The Indian in the Cupboard (film)

The Indian in the Cupboard is a 1995 American family fantasy drama film directed by Frank Oz and written by Melissa Mathison, based on the 1980 children's book of the same name by Lynne Reid Banks.[4] The story revolves around a boy who receives a cupboard as a gift on his ninth birthday. He later discovers that putting toy figures in the cupboard, after locking and unlocking it, brings the toys to life.

The Indian in the Cupboard
Indian in the cupboardposter.jpg
Theatrical release poster
Directed byFrank Oz
Produced by
Screenplay byMelissa Mathison
Based onThe Indian in the Cupboard
by Lynne Reid Banks
Music byRandy Edelman
CinematographyRussell Carpenter
Edited byIan Crafford
Distributed by
  • Paramount Pictures
    (North America theatrical, International home video releases and Netflix prints)
  • Columbia TriStar Film Distributors
    (International theatrical, North America home video releases and TV broadcast airings)
Release date
  • July 14, 1995 (1995-07-14)
Running time
96 minutes[1]
CountryUnited States
Budget$45 million[2]
Box office$35.7 million[3]

The film starred Hal Scardino as Omri, Litefoot as Little Bear, Lindsay Crouse, Richard Jenkins, Rishi Bhat as Omri's friend Patrick, Steve Coogan as Tommy Atkins, and David Keith as Boone the Cowboy.[5] It was distributed by Columbia Pictures (International theater release, TV broadcast rights and US video release) and Paramount Pictures (US theater release, Netflix rights and international video release).


On his ninth birthday, Omri receives an old cupboard from his brother Gillon and a toy Native American "Indian" from his best friend Patrick. That night, Omri goes through his mom's box of old keys and finds that a gold-colored key with a red ribbon tied to it (given to his mother by her grandmother) actually fits the keyhole of his cupboard. He then locks the Indian in the cupboard.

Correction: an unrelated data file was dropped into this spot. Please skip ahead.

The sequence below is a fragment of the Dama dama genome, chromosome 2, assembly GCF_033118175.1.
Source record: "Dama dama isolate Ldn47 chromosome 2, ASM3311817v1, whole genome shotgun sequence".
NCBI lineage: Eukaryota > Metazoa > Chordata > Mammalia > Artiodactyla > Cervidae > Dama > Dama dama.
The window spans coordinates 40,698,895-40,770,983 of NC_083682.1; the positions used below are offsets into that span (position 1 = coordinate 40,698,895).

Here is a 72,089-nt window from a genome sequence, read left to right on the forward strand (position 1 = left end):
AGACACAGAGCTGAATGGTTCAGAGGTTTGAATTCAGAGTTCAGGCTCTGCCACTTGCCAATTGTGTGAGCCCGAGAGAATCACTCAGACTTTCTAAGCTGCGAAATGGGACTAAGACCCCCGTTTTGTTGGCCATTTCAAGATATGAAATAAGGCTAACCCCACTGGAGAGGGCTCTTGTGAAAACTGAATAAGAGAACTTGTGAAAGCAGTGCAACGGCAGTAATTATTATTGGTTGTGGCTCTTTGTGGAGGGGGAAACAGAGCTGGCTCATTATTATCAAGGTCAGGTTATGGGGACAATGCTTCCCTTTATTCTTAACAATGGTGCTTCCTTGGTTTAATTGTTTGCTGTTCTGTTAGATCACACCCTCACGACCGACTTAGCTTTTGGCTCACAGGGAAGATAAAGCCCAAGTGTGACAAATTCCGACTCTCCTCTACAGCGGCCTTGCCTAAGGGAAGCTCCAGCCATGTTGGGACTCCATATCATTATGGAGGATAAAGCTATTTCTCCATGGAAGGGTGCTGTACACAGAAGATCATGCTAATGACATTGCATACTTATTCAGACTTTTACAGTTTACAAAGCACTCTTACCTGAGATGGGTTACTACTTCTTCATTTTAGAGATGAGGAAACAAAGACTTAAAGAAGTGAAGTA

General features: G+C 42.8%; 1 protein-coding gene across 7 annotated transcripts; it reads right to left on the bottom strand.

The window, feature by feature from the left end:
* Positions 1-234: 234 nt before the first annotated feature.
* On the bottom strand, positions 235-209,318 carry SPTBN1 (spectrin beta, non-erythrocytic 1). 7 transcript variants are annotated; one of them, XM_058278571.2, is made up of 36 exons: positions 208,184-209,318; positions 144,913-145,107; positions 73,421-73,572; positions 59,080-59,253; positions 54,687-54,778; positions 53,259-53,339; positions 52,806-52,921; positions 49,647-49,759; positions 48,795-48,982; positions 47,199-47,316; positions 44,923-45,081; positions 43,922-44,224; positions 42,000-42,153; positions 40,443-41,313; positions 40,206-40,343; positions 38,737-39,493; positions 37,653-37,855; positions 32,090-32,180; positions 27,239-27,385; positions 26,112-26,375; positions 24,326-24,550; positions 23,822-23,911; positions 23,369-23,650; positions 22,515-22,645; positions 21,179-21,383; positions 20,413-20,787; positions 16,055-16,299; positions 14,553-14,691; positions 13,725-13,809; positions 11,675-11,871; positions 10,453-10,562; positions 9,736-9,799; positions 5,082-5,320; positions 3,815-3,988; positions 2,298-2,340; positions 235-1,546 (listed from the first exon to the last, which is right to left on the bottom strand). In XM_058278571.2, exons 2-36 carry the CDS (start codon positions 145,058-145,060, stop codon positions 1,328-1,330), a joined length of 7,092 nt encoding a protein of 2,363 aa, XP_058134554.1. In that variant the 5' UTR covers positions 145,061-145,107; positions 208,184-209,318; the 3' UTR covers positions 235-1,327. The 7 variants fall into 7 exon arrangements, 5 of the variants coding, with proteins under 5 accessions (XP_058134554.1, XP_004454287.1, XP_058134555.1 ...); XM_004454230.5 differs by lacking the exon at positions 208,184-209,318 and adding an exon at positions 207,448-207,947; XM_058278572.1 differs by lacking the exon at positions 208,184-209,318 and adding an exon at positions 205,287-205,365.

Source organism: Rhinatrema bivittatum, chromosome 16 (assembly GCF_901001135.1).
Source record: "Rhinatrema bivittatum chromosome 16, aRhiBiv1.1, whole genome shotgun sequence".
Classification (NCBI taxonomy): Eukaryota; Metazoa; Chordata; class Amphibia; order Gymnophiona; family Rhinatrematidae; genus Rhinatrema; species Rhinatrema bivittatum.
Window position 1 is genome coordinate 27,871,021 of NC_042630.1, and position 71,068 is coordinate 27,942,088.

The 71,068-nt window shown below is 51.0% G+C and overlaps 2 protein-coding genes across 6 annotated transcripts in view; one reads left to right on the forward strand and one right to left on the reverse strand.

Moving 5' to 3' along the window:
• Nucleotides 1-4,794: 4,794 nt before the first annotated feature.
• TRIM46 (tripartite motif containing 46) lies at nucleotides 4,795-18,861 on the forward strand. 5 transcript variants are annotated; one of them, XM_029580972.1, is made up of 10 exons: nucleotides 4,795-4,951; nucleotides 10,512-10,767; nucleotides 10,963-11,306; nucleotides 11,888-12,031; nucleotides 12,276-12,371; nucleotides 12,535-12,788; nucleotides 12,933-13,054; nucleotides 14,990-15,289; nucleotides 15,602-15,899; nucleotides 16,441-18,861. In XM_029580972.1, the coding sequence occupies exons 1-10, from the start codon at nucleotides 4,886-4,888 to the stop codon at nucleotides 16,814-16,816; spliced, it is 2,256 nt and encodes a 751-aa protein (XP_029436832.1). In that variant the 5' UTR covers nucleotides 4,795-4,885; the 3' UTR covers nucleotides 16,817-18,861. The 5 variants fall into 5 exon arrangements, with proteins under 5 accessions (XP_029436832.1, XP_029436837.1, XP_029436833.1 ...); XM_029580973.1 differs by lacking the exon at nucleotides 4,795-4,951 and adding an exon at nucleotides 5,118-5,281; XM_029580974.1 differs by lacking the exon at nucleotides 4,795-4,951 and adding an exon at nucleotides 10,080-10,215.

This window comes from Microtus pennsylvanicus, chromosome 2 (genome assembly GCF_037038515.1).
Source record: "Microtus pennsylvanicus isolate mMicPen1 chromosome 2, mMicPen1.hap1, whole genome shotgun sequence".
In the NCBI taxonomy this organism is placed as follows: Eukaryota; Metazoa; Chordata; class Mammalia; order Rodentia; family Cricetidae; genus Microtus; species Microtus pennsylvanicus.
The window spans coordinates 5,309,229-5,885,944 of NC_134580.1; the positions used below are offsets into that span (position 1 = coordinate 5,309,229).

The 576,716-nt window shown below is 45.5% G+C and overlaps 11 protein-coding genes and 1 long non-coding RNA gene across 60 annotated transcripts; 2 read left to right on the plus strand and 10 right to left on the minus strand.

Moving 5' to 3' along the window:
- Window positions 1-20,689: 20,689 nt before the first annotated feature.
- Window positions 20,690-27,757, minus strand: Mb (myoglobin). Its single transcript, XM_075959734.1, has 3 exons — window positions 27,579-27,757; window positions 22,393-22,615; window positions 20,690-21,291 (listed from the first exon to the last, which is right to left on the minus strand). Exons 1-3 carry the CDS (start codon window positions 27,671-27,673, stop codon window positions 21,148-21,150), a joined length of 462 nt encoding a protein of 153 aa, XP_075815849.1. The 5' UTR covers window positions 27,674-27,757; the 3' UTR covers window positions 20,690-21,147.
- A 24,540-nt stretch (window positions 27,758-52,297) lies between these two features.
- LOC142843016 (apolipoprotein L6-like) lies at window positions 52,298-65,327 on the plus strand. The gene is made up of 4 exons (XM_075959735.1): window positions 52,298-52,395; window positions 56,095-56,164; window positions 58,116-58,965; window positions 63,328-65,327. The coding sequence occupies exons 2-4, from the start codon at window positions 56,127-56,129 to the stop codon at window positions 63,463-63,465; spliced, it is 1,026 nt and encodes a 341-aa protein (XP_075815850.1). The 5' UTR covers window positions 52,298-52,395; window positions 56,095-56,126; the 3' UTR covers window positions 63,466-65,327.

The next morning, he hears a small tapping noise coming from the cupboard. Omri opens the cupboard and finds that the Indian has magically come to life. Frightened by his large acquaintance, the Indian pulls out a dagger and points it at Omri. Shortly afterward, Omri's father comes into the room, forcing Omri to lock the cupboard and keep the Indian a secret.

When Omri arrives home from school, he is upset to discover that the Indian has returned to its original toy form. When he goes to bed, Omri once more hears the tapping noise that he heard that morning. He opens the cupboard to find that the Indian alive once more. Though the Indian is still fearful of Omri due to his height, he eventually reveals himself as an English-speaking, 18th-century Iroquois Indian named Little Bear (Litefoot) who was fighting in the French and Indian War on the side of the British. During Little Bear's stay with Omri, Omri learns a lot about the Iroquois, and the two develop a friendship. Omri also learns that Little Bear is a widower. When Omri takes Little Bear outside, he gets hurt by a pigeon, forcing Omri to bring to life his brother's WWI British Army medic named Tommy Atkins to treat the wound.

After Omri gives Little Bear tools, sticks and some paper, Little Bear crafts a longhouse and eagerly talks of hunting and sharing stories with Omri over a fire, as he does with his own people. Omri decides to surprise Little Bear with another Indian figure (resembling a Mohawk chieftain), saying Little Bear can have the chieftain's longbow. Little Bear watches in excitement as Omri brings the figure to life. However, the chieftain suffers a heart attack out of fear after looking at Omri. Omri is shocked by this, which puzzles Little Bear. Confused as to why a spirit would be frightened at the sight of death, he soon comes to the realization that Omri really is a child. Little Bear tells Omri to send the man back. Upset, Omri locks the dead chieftain in the cupboard, making him plastic once more.

Eventually, Omri reveals his secret to Patrick, who immediately wants to bring to life a toy of his own. Ignoring Omri's protests, Patrick brings to life a cowboy from 1879 called "Boohoo" Boone. Boone and Little Bear are initially hostile toward one another but are forced to behave themselves when Omri reluctantly accepts Patrick's request to bring them to school. Their cover is nearly blown when Patrick almost shows Boone and Little Bear (now friends) to some classmates.